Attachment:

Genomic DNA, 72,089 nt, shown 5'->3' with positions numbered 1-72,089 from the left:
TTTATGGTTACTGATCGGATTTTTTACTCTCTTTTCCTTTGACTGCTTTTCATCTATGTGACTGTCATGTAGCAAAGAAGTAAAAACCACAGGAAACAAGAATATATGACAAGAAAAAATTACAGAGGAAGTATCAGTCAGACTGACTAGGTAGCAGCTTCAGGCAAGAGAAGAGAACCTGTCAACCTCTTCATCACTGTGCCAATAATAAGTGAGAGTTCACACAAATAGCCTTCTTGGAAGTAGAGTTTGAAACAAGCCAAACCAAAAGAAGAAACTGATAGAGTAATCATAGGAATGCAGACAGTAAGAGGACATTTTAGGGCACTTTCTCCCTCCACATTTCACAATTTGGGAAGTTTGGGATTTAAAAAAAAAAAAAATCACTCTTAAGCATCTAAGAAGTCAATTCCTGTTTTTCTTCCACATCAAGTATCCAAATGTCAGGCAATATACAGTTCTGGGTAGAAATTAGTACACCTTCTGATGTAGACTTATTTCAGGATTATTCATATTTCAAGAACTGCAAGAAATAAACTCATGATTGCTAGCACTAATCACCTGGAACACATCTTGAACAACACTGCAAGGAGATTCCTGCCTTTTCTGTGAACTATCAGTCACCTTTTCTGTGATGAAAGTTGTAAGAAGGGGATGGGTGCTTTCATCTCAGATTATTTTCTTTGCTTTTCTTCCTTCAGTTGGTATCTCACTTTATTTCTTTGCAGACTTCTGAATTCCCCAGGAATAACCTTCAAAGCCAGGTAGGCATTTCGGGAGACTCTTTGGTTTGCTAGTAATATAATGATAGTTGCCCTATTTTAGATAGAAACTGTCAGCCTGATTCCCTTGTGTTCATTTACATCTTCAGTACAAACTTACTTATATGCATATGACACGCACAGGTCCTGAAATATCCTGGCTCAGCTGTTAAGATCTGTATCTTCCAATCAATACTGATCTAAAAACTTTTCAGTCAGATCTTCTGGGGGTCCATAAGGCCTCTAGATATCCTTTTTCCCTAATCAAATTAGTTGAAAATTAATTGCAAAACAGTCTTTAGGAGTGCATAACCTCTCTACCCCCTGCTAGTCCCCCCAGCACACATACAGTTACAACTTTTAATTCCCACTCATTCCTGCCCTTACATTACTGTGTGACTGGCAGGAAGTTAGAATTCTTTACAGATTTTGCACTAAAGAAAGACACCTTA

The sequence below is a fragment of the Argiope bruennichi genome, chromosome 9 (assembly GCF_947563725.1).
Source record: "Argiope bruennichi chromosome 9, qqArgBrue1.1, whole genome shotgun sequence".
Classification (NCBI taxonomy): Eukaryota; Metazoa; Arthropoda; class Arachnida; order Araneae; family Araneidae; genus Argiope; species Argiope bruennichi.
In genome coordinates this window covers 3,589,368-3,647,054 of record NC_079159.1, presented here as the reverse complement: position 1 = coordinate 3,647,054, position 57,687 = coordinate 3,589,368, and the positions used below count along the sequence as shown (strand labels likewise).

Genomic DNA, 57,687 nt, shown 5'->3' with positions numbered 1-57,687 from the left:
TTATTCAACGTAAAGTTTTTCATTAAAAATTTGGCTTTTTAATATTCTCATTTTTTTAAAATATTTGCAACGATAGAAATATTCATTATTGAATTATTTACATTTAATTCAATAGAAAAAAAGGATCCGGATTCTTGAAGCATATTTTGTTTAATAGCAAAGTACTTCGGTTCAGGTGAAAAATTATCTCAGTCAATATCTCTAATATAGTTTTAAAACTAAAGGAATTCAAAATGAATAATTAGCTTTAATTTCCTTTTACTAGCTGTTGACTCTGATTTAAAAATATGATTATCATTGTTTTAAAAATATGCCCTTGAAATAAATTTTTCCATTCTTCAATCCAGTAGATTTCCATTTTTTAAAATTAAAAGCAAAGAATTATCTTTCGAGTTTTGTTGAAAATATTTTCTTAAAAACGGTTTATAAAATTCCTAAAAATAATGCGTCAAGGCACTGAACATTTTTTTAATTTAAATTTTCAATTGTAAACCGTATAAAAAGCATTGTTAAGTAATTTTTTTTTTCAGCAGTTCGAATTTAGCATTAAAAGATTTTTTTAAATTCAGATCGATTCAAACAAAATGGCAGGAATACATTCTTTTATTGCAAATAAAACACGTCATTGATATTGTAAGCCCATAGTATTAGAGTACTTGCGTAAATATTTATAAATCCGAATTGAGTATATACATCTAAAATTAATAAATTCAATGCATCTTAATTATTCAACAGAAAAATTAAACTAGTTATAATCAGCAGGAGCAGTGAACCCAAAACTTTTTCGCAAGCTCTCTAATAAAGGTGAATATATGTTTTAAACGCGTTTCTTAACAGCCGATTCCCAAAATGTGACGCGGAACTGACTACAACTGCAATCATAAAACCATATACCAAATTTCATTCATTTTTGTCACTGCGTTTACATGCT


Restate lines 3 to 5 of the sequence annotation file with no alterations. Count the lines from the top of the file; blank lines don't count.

The sequence below is a fragment of the Argiope bruennichi genome, chromosome 9 (assembly GCF_947563725.1).
Source record: "Argiope bruennichi chromosome 9, qqArgBrue1.1, whole genome shotgun sequence".
Classification (NCBI taxonomy): Eukaryota; Metazoa; Arthropoda; class Arachnida; order Araneae; family Araneidae; genus Argiope; species Argiope bruennichi.